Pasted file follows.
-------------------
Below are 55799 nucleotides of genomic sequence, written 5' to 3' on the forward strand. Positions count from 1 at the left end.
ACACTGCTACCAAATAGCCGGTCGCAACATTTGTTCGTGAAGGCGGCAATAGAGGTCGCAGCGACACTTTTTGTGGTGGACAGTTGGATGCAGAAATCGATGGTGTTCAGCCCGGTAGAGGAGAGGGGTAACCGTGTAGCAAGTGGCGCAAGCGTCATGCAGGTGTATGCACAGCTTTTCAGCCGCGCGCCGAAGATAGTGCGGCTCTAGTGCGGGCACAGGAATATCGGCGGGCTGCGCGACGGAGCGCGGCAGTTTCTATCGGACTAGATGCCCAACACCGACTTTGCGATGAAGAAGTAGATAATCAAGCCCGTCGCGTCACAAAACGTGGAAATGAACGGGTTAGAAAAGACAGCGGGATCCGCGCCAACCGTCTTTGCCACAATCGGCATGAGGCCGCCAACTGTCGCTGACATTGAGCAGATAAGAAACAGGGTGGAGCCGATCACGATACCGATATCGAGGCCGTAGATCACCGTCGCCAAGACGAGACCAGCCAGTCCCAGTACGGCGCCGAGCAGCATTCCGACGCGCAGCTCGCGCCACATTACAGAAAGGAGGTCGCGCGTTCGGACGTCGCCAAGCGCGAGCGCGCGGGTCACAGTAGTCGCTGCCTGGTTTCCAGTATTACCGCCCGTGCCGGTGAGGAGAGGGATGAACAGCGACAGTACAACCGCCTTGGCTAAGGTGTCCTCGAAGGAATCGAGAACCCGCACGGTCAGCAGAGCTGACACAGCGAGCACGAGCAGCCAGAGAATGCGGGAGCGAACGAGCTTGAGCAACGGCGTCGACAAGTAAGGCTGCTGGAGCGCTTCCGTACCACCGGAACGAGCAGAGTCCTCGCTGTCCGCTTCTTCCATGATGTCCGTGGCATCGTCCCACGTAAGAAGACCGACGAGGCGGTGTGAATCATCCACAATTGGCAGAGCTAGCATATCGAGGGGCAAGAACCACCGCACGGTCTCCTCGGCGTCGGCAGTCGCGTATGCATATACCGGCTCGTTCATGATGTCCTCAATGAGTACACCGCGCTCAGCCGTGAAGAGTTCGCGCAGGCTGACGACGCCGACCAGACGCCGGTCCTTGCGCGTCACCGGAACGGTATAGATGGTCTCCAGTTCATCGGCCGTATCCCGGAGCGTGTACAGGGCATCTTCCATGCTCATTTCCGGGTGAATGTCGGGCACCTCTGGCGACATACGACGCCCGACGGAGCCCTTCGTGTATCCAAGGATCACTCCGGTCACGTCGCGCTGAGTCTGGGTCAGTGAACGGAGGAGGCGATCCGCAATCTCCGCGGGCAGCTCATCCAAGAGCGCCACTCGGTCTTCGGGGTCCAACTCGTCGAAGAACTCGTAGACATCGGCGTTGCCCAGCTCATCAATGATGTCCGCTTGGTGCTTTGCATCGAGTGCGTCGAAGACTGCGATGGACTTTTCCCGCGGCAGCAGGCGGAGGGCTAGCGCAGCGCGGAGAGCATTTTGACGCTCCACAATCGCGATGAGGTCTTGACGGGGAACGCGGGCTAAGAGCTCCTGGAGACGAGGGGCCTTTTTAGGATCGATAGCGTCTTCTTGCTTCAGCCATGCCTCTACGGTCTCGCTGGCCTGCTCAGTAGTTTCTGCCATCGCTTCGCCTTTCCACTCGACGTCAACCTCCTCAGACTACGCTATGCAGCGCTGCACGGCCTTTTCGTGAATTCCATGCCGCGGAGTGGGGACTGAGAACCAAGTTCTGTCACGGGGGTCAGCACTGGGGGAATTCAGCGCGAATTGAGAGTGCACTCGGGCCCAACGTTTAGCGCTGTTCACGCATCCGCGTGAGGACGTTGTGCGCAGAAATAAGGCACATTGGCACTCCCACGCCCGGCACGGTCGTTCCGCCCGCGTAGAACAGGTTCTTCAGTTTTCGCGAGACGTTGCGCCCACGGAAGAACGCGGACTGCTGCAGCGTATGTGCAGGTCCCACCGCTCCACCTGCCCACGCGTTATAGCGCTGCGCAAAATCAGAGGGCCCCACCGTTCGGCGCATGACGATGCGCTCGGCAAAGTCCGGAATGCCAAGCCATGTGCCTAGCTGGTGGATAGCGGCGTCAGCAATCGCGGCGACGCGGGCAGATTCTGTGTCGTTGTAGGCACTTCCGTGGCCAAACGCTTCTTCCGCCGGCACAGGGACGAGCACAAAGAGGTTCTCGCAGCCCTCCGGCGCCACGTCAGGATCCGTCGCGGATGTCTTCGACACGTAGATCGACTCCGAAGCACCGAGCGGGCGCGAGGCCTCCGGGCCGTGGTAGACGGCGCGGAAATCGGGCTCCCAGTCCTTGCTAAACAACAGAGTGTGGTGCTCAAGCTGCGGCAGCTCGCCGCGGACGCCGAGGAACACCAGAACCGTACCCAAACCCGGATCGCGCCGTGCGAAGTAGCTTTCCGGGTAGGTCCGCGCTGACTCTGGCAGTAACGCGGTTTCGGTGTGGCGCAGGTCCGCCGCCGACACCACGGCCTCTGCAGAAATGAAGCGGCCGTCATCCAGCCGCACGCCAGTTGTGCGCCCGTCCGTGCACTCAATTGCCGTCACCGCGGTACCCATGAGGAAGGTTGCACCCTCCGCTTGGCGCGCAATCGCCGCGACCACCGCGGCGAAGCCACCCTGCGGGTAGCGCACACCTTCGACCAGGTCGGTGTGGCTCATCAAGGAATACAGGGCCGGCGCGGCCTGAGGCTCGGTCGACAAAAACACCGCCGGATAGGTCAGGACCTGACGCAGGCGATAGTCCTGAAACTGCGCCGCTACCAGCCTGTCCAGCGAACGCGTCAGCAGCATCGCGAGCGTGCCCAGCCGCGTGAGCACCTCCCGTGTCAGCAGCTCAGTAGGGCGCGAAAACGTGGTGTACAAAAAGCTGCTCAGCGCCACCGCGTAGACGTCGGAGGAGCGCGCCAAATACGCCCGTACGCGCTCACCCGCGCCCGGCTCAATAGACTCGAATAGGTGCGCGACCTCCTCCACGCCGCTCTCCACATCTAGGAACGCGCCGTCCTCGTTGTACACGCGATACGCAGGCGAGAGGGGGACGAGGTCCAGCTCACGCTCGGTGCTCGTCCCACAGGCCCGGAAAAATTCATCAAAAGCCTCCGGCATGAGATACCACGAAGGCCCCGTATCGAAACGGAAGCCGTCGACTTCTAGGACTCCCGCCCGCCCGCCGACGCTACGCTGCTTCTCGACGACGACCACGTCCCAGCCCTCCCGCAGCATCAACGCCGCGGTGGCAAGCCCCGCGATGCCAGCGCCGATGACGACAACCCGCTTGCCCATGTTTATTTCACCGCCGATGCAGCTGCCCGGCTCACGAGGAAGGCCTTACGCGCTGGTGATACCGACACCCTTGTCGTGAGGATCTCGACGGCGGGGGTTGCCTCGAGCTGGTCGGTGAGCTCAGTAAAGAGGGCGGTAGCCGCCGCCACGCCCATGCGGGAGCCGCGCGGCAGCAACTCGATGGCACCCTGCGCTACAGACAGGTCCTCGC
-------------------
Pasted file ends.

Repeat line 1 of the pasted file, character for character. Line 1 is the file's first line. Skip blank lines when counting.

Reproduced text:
Below are 55799 nucleotides of genomic sequence, written 5' to 3' on the forward strand. Positions count from 1 at the left end.